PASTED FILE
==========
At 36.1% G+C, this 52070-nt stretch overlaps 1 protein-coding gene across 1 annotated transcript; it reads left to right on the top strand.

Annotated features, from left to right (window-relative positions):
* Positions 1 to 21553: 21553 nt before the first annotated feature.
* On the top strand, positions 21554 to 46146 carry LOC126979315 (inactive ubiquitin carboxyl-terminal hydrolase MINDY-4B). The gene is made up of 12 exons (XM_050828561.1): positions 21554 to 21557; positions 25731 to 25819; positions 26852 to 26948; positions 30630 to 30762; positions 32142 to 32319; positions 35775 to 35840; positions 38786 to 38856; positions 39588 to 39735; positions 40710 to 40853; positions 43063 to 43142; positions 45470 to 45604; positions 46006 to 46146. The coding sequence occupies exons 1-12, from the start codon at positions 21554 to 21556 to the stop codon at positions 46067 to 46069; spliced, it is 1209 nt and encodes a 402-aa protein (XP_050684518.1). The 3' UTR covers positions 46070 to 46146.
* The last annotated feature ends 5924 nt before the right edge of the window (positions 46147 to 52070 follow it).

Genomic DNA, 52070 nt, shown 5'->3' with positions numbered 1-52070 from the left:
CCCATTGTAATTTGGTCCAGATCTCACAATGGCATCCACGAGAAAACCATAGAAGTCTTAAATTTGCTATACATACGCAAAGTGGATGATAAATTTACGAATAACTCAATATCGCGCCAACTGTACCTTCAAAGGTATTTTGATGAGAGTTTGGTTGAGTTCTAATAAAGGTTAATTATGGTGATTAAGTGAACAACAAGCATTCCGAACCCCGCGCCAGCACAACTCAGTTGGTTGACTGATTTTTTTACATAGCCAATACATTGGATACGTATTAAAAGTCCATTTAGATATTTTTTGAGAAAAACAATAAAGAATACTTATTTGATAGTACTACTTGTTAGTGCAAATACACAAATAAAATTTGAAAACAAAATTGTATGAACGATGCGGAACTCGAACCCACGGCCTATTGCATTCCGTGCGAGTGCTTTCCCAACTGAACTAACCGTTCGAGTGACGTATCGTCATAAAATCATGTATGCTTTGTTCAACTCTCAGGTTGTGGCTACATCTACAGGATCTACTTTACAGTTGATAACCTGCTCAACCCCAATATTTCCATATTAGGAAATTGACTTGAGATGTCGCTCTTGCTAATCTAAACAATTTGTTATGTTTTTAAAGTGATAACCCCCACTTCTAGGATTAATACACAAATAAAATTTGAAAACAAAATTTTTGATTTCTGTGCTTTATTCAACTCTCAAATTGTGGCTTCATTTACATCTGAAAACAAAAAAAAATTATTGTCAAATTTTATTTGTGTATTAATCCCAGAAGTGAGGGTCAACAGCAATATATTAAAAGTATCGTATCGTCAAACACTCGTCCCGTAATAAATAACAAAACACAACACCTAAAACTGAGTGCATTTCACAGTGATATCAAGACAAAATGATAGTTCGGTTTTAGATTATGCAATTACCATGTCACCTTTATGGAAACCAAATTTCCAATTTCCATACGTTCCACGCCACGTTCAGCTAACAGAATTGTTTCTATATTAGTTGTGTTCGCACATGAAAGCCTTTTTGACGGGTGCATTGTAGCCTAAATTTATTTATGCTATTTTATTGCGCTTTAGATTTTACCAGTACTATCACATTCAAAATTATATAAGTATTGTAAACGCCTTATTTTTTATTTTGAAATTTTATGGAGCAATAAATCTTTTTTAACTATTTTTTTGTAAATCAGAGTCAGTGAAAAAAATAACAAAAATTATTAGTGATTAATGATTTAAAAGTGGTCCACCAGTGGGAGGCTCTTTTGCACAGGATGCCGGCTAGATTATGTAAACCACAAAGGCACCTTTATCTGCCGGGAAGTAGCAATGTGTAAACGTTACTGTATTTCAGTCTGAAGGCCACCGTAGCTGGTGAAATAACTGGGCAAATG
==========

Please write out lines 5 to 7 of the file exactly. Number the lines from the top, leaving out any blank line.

* The last annotated feature ends 5924 nt before the right edge of the window (positions 46147 to 52070 follow it).

Genomic DNA, 52070 nt, shown 5'->3' with positions numbered 1-52070 from the left:
CCCATTGTAATTTGGTCCAGATCTCACAATGGCATCCACGAGAAAACCATAGAAGTCTTAAATTTGCTATACATACGCAAAGTGGATGATAAATTTACGAATAACTCAATATCGCGCCAACTGTACCTTCAAAGGTATTTTGATGAGAGTTTGGTTGAGTTCTAATAAAGGTTAATTATGGTGATTAAGTGAACAACAAGCATTCCGAACCCCGCGCCAGCACAACTCAGTTGGTTGACTGATTTTTTTACATAGCCAATACATTGGATACGTATTAAAAGTCCATTTAGATATTTTTTGAGAAAAACAATAAAGAATACTTATTTGATAGTACTACTTGTTAGTGCAAATACACAAATAAAATTTGAAAACAAAATTGTATGAACGATGCGGAACTCGAACCCACGGCCTATTGCATTCCGTGCGAGTGCTTTCCCAACTGAACTAACCGTTCGAGTGACGTATCGTCATAAAATCATGTATGCTTTGTTCAACTCTCAGGTTGTGGCTACATCTACAGGATCTACTTTACAGTTGATAACCTGCTCAACCCCAATATTTCCATATTAGGAAATTGACTTGAGATGTCGCTCTTGCTAATCTAAACAATTTGTTATGTTTTTAAAGTGATAACCCCCACTTCTAGGATTAATACACAAATAAAATTTGAAAACAAAATTTTTGATTTCTGTGCTTTATTCAACTCTCAAATTGTGGCTTCATTTACATCTGAAAACAAAAAAAAATTATTGTCAAATTTTATTTGTGTATTAATCCCAGAAGTGAGGGTCAACAGCAATATATTAAAAGTATCGTATCGTCAAACACTCGTCCCGTAATAAATAACAAAACACAACACCTAAAACTGAGTGCATTTCACAGTGATATCAAGACAAAATGATAGTTCGGTTTTAGATTATGCAATTACCATGTCACCTTTATGGAAACCAAATTTCCAATTTCCATACGTTCCACGCCACGTTCAGCTAACAGAATTGTTTCTATATTAGTTGTGTTCGCACATGAAAGCCTTTTTGACGGGTGCATTGTAGCCTAAATTTATTTATGCTATTTTATTGCGCTTTAGATTTTACCAGTACTATCACATTCAAAATTATATAAGTATTGTAAACGCCTTATTTTTTATTTTGAAATTTTATGGAGCAATAAATCTTTTTTAACTATTTTTTTGTAAATCAGAGTCAGTGAAAAAAATAACAAAAATTATTAGTGATTAATGATTTAAAAGTGGTCCACCAGTGGGAGGCTCTTTTGCACAGGATGCCGGCTAGATTATGTAAACCACAAAGGCACCTTTATCTGCCGGGAAGTAGCAATGTGTAAACGTTACTGTATTTCAGTCTGAAGGCCACCGTAGCTGGTGAAATAACTGGGCAAATG